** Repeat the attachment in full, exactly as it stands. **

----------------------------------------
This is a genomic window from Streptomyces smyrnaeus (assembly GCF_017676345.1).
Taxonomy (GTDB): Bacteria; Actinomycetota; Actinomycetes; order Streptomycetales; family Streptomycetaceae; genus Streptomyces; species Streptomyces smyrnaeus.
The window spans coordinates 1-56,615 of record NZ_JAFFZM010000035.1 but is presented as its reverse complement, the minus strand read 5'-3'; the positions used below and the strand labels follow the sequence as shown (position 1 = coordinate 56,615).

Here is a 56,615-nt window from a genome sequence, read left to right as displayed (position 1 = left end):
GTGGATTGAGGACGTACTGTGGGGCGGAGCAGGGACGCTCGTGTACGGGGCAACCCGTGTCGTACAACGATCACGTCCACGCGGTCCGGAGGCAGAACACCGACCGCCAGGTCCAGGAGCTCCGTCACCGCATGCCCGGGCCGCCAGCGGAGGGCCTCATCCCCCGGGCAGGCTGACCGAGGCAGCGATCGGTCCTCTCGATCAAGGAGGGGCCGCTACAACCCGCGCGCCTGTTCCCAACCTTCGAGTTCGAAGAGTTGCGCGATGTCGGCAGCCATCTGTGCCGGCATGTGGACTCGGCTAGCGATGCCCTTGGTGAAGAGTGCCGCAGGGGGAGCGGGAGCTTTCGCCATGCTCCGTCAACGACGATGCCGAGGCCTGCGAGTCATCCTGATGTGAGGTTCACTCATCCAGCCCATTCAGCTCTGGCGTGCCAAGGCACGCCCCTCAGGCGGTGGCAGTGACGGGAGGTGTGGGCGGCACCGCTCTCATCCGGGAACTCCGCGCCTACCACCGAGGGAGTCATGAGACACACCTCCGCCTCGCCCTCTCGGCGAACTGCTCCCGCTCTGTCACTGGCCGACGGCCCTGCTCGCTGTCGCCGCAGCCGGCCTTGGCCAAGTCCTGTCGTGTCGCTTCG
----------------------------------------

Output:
This is a genomic window from Streptomyces smyrnaeus (assembly GCF_017676345.1).
Taxonomy (GTDB): Bacteria; Actinomycetota; Actinomycetes; order Streptomycetales; family Streptomycetaceae; genus Streptomyces; species Streptomyces smyrnaeus.
The window spans coordinates 1-56,615 of record NZ_JAFFZM010000035.1 but is presented as its reverse complement, the minus strand read 5'-3'; the positions used below and the strand labels follow the sequence as shown (position 1 = coordinate 56,615).

Here is a 56,615-nt window from a genome sequence, read left to right as displayed (position 1 = left end):
GTGGATTGAGGACGTACTGTGGGGCGGAGCAGGGACGCTCGTGTACGGGGCAACCCGTGTCGTACAACGATCACGTCCACGCGGTCCGGAGGCAGAACACCGACCGCCAGGTCCAGGAGCTCCGTCACCGCATGCCCGGGCCGCCAGCGGAGGGCCTCATCCCCCGGGCAGGCTGACCGAGGCAGCGATCGGTCCTCTCGATCAAGGAGGGGCCGCTACAACCCGCGCGCCTGTTCCCAACCTTCGAGTTCGAAGAGTTGCGCGATGTCGGCAGCCATCTGTGCCGGCATGTGGACTCGGCTAGCGATGCCCTTGGTGAAGAGTGCCGCAGGGGGAGCGGGAGCTTTCGCCATGCTCCGTCAACGACGATGCCGAGGCCTGCGAGTCATCCTGATGTGAGGTTCACTCATCCAGCCCATTCAGCTCTGGCGTGCCAAGGCACGCCCCTCAGGCGGTGGCAGTGACGGGAGGTGTGGGCGGCACCGCTCTCATCCGGGAACTCCGCGCCTACCACCGAGGGAGTCATGAGACACACCTCCGCCTCGCCCTCTCGGCGAACTGCTCCCGCTCTGTCACTGGCCGACGGCCCTGCTCGCTGTCGCCGCAGCCGGCCTTGGCCAAGTCCTGTCGTGTCGCTTCG